On a personal note, I am dealing with one of the first real potential health crisis of my life. I am pre-diabetic. I am feeling all the symptoms and I am sick of it. My frustration is coming from the realization that I have been misusing my digestive system and now it is impacting my endocrine system which monitors how sugar is processed with the help of insulin. I am addicted to sugar and carbs! 

As I work through this, I am reminded of how the church so easily misuses its assimilation processes for conversion, membership, small group connection and volunteers placement so that it slows or halts the process of growth and wipes out the Body of Christ's natural ability to adapt to change.

We should call this kind of process-breakdown by its clinical names: Dysfunction & Disorder.

Next week, I will look at some of the processes we see in the New Testament and share the 2 characteristics that make any assimilation process organic and healthy.

Until then!

  • What is the general attitude of your church toward processes? Favorable? Suspicious? 
  • Name 3 to 5 processes that are at the core of your church's ministry function, especially when it comes to assimilating new people into the life of your church.
  • Are any of these processes designed to preserve the status quo or filter out undesirables? Why would that be?
  • What is the healthiest process in your church right now? Why do you think so?




What's coming up for Connectors over the next two weeks

Greg CurtisComment

Ever wonder what's out there for people life us who live to connect people to each other and to Jesus?

I have 3 things coming up for you over the next 2 weeks:

1. two Posts on "The Power of Process"

I have been percolating some new thoughts on how vital processes are to our bodies and how vital they are to assimilating people into Christ's Body. I have also been pondering what makes us afraid of designing and implementing processes in the church and what we can do to sell them, secure them and shine in light of them. Expect one post this week and one post next week.

2. A day and half "Climbing the Assimilayas Base Camp" 

Here's what Tommy Carreras, Groups Director at Mission Church in Ventura California said about the last Base Camp we enjoyed together in January:

"This gathering gave the ideas rolling in my head some concrete expression! The ideas that I am walking away with gave me an incredible starting point for contextualizing and customizing the experience that I want my people to have."

Cost of registration for my next Climbing the Assimilayas Base Camp in Orange County California will increase on Friday April 22nd at midnight. Register now to get the best rate and to make big steps to increasing the effectiveness of your church's ability to connect well with guests.

3. A new "Sherpas Forum" Launching on Facebook

In 2 weeks, I will launch a private facebook group for those who have been to my Base Camp. It will be a forum for us Sherpa-types to road-test the new ideas we are applying, network with each other, share resources, and find out about each others challenges as well as propose solutions for them. Looking forward to that kind of connecting in a big way.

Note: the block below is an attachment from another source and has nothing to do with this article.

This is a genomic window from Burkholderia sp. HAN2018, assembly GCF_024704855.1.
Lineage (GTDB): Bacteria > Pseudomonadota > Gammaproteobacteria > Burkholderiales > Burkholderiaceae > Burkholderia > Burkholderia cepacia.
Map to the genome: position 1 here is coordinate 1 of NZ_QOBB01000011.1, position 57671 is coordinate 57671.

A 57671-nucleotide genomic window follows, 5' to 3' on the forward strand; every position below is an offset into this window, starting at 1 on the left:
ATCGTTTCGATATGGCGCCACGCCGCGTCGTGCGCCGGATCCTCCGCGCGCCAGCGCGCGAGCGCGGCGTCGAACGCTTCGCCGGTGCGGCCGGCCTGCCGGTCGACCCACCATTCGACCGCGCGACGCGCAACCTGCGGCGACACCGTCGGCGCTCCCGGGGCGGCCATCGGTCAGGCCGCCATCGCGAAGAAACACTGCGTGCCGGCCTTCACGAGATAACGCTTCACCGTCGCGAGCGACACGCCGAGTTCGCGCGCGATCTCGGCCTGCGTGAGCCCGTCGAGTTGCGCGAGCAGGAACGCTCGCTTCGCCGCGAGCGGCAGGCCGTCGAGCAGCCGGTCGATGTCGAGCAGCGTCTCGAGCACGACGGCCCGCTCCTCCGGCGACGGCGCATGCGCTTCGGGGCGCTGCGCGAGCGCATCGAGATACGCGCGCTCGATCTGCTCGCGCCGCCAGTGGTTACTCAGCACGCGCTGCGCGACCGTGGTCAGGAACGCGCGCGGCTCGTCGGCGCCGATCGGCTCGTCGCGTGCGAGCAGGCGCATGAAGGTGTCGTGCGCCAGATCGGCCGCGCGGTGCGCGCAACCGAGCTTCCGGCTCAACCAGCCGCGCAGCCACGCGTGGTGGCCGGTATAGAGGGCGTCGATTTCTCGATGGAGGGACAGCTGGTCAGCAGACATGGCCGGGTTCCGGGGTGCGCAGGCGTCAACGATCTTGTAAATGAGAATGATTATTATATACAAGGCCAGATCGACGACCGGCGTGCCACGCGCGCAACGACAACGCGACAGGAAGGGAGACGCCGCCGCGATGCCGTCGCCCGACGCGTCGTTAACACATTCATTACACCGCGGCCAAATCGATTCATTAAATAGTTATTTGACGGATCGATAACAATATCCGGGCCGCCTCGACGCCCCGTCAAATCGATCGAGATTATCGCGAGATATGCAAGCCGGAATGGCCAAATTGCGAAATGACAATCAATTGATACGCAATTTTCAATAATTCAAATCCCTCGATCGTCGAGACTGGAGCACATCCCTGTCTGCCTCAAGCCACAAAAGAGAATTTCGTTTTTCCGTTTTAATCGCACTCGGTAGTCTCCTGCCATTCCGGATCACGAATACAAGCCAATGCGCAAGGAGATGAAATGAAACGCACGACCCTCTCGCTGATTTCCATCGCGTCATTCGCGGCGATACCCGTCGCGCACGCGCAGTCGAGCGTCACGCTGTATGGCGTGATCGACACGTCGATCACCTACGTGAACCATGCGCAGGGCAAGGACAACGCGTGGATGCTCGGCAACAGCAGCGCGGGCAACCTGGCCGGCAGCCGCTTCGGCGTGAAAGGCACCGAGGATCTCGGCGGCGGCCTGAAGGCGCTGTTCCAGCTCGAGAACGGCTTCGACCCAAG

Stay tuned and see you at the Summit.

One last thought to add to my "Top 3 mistakes churches make when assimilating guests" series

Greg CurtisComment

In my last post I shared that the 3rd most common mistake I see churches make when assimilating guests is putting a teacher in charge of their primary connection environment (thus making it a content driven class by default). 

The solution to this mistake is to put someone in front of that environment whose primary strength is "Winning Other Over" (has WOO in their top 5 strengths on Gallup's Strengthfinders test).

I want to expand the playing field on who that type of person may be....

Because we think "class" when assimilating guests (Mistake #2), our default vision for a person leading this connection environment leads us to someone who possesses one or more of these strengths on the Strengthsfinders Test:

  • Ideation-fascinated with ideas (theology and church philosophy)
  • Intellection-love intellectual discussions (can defend the faith)
  • Learner-desire to learn and drill down to the particulars.
  • Analytical-Can think about all the applications (of God/doctrine)

My solution to improving connection with our guests at church is to lead them to a "Connection Experience" led by a a front man or woman who can win others over, and does not have the drive to "teach doctrine" or conduct a Chatechism of any kind (though this will happen by default if the environment is designed well). In addition to WOO on the Strengthsfinders Test, profiles that include these strengths also represent people who win guests over and connect them well:

  • Positivity- have enthusiasm that is contagious
  • Includer-accepting of others and focused on those who may feel left out
  • Connectedness-have faith that we are all connected in some way
  • Communication-are good conversationalists and presenters.

The Bottom Line: Recruit people to lead  your connection environment from up front who win others over because they possess key relational/influencer strengths on the Strengthsfinder Test, not necessarily because they are a great Teacher or Expositor.